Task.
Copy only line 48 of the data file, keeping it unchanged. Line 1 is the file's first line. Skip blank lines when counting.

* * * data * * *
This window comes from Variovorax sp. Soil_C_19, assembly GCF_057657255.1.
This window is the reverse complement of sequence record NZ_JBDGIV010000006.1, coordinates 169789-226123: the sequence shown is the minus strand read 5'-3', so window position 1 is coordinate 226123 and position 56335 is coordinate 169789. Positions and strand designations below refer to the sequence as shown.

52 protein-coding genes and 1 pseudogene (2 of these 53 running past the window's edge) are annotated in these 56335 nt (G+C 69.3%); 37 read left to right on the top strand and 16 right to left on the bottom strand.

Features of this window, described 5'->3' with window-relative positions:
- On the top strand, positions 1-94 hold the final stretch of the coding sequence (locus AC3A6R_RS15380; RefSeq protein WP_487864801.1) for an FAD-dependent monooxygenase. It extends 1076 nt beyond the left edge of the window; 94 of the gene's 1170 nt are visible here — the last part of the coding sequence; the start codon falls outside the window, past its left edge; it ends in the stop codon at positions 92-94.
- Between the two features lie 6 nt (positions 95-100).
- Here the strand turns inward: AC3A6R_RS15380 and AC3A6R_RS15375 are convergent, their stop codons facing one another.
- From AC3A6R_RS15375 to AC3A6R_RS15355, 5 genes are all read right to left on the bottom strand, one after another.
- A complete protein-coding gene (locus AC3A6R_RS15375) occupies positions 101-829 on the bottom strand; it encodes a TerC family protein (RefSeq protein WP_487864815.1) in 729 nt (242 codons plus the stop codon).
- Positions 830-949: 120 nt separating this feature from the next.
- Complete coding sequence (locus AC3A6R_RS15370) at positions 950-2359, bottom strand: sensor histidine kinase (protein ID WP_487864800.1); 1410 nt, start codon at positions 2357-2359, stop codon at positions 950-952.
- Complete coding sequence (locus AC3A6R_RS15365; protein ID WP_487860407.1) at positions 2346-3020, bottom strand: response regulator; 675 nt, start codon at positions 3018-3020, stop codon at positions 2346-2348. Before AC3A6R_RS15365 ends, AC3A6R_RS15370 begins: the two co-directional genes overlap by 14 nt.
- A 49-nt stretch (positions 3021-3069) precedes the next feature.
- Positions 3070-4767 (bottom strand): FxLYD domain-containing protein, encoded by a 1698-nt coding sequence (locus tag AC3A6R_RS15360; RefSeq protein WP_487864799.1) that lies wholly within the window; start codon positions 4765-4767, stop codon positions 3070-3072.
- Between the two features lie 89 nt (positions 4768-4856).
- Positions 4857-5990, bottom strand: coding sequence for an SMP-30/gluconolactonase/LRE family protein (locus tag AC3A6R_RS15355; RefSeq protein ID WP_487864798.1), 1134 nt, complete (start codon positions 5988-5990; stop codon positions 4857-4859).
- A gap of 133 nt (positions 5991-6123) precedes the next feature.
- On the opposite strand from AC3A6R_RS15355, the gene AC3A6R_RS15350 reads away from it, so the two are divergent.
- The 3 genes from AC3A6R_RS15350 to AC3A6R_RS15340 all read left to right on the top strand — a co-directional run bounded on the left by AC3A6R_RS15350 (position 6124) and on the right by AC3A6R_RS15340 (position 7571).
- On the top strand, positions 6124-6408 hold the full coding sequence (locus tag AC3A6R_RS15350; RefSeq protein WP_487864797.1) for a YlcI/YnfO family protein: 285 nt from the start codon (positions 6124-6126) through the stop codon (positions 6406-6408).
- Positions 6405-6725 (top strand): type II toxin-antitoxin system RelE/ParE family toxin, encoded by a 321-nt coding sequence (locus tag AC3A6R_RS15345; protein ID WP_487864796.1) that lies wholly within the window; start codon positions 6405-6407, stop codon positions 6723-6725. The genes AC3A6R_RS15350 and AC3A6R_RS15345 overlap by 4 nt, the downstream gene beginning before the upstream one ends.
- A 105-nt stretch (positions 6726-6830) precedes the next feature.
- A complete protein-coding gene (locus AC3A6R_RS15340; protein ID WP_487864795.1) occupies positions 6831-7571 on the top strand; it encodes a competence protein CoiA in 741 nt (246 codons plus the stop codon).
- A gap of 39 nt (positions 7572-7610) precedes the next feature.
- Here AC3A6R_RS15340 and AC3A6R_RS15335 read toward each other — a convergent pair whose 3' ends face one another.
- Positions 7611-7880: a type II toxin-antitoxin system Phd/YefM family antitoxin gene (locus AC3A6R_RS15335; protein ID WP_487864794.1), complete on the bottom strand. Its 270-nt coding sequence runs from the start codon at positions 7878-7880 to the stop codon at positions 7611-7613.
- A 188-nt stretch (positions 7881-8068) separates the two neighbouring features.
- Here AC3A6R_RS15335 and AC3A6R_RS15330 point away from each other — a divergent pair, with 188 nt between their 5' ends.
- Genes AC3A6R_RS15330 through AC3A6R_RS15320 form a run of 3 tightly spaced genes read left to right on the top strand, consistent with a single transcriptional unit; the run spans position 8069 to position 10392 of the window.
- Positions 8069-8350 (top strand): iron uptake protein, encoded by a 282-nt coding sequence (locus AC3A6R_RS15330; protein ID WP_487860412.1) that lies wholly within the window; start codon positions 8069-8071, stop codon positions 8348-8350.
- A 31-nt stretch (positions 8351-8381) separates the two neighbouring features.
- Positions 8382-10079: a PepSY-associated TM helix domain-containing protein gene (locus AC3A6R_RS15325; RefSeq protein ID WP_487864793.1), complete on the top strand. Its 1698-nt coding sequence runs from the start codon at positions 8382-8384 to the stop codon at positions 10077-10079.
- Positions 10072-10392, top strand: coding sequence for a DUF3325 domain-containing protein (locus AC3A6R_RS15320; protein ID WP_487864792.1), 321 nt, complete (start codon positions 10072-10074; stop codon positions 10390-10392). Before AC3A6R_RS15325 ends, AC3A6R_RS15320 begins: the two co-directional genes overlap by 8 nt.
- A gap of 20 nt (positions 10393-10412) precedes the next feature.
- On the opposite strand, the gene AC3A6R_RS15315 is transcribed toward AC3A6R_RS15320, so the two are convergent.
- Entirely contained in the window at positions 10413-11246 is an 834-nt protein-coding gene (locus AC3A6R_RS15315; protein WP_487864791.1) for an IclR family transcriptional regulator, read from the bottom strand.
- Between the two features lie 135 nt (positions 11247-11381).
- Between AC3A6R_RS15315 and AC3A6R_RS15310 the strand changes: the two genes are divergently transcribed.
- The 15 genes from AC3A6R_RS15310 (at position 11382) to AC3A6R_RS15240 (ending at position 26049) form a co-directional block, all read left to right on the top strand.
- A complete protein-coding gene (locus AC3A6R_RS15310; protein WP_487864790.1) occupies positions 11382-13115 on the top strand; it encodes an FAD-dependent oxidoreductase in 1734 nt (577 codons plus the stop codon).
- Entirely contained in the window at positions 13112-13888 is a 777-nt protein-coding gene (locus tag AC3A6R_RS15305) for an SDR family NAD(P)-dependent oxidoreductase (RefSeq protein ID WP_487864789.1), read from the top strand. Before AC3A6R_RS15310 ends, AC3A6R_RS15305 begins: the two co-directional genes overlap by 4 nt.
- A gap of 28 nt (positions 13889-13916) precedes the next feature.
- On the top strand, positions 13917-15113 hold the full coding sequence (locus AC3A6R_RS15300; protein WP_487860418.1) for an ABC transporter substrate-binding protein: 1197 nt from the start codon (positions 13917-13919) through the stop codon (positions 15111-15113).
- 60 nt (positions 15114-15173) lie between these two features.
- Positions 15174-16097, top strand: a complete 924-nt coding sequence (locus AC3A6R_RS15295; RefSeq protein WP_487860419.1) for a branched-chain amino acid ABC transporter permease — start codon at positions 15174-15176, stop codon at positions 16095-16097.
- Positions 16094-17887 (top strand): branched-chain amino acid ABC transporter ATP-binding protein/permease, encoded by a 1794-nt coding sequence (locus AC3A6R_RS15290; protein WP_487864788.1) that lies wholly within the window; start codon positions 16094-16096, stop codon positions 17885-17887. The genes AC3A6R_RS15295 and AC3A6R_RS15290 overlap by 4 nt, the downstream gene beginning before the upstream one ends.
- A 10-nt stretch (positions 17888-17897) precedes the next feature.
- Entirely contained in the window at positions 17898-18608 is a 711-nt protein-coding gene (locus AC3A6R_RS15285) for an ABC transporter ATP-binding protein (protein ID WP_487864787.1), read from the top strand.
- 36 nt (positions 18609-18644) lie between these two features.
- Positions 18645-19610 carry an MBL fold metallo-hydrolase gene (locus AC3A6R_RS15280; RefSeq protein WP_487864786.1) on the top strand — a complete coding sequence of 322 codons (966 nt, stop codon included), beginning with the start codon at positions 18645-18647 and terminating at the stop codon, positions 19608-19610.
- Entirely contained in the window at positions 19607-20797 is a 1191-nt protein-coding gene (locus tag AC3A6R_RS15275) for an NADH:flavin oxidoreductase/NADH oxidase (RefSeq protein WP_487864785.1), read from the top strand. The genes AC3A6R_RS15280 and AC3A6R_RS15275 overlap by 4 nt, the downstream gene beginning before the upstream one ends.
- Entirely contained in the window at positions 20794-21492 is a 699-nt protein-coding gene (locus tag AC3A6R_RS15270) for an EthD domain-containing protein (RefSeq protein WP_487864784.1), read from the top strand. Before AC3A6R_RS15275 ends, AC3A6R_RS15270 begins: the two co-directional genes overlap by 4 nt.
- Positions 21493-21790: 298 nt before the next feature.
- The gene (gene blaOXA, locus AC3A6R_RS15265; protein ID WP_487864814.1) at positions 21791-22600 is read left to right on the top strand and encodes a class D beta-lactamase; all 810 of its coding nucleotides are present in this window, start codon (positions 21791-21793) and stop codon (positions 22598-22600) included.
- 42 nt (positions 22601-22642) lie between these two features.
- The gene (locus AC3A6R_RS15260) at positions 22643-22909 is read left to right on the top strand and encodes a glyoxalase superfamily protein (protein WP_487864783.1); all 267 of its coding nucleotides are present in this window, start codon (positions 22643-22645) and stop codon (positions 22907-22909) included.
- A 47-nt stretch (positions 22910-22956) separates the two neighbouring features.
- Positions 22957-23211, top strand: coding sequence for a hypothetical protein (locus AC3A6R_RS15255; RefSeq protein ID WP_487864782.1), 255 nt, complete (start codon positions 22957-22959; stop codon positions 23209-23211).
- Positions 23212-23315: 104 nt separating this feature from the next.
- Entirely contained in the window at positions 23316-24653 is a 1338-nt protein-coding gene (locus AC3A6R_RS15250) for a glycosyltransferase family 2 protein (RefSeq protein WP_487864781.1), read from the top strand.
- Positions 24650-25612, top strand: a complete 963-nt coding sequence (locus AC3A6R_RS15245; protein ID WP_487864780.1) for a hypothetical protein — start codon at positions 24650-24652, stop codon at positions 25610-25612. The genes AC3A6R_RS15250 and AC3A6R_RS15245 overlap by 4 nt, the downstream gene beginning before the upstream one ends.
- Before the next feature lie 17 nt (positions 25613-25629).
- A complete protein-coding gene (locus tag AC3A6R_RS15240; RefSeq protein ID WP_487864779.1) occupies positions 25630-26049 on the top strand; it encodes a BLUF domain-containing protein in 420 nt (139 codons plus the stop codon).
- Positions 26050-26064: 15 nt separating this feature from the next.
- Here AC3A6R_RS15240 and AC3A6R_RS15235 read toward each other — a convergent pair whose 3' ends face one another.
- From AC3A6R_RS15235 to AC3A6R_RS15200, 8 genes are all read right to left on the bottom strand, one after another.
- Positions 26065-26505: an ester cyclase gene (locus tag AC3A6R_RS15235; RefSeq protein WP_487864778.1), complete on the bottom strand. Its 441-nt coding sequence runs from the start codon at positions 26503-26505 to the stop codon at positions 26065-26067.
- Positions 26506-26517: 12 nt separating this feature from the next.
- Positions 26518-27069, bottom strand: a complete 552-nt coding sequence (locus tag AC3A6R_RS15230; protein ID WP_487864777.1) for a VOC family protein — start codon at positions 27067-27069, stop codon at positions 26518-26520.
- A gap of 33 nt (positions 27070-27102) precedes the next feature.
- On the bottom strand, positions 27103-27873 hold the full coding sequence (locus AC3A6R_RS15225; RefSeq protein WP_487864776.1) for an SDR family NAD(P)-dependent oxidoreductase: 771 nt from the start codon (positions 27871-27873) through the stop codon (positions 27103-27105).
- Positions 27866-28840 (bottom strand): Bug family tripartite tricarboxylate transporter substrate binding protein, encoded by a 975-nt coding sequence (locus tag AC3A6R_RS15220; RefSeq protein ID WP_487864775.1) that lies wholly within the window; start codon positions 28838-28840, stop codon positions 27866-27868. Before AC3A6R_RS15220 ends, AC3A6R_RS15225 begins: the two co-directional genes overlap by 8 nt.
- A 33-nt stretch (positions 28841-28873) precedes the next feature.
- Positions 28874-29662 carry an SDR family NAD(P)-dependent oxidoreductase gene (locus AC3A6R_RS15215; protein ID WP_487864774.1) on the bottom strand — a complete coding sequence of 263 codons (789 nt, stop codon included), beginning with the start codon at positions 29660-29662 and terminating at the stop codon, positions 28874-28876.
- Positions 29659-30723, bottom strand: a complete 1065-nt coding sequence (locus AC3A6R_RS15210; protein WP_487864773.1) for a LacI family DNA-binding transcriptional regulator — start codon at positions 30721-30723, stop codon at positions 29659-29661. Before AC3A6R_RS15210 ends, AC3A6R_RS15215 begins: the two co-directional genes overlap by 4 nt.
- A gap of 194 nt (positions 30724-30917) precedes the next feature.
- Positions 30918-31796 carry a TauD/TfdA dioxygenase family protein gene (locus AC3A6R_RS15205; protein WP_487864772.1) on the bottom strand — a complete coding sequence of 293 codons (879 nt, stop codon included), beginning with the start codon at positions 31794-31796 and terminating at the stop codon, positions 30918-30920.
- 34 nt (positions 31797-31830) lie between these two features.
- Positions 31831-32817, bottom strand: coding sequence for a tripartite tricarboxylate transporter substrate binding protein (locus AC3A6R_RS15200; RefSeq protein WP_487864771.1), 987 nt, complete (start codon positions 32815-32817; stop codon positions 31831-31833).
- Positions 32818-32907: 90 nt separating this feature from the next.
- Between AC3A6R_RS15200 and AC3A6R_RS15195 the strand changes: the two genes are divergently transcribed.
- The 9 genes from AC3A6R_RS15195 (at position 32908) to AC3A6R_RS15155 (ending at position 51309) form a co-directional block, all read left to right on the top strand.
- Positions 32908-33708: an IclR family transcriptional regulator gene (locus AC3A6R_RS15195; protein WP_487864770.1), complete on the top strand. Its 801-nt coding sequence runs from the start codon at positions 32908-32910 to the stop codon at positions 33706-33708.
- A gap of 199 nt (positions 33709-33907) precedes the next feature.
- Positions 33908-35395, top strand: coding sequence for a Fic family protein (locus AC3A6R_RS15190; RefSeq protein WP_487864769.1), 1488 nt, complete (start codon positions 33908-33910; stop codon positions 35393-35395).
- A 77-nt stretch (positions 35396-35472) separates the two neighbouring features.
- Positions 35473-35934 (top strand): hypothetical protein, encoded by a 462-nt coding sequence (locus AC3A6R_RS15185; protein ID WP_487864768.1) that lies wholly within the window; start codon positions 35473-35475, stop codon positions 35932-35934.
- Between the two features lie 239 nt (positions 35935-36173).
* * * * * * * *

- Entirely contained in the window at positions 17898-18608 is a 711-nt protein-coding gene (locus AC3A6R_RS15285) for an ABC transporter ATP-binding protein (protein ID WP_487864787.1), read from the top strand.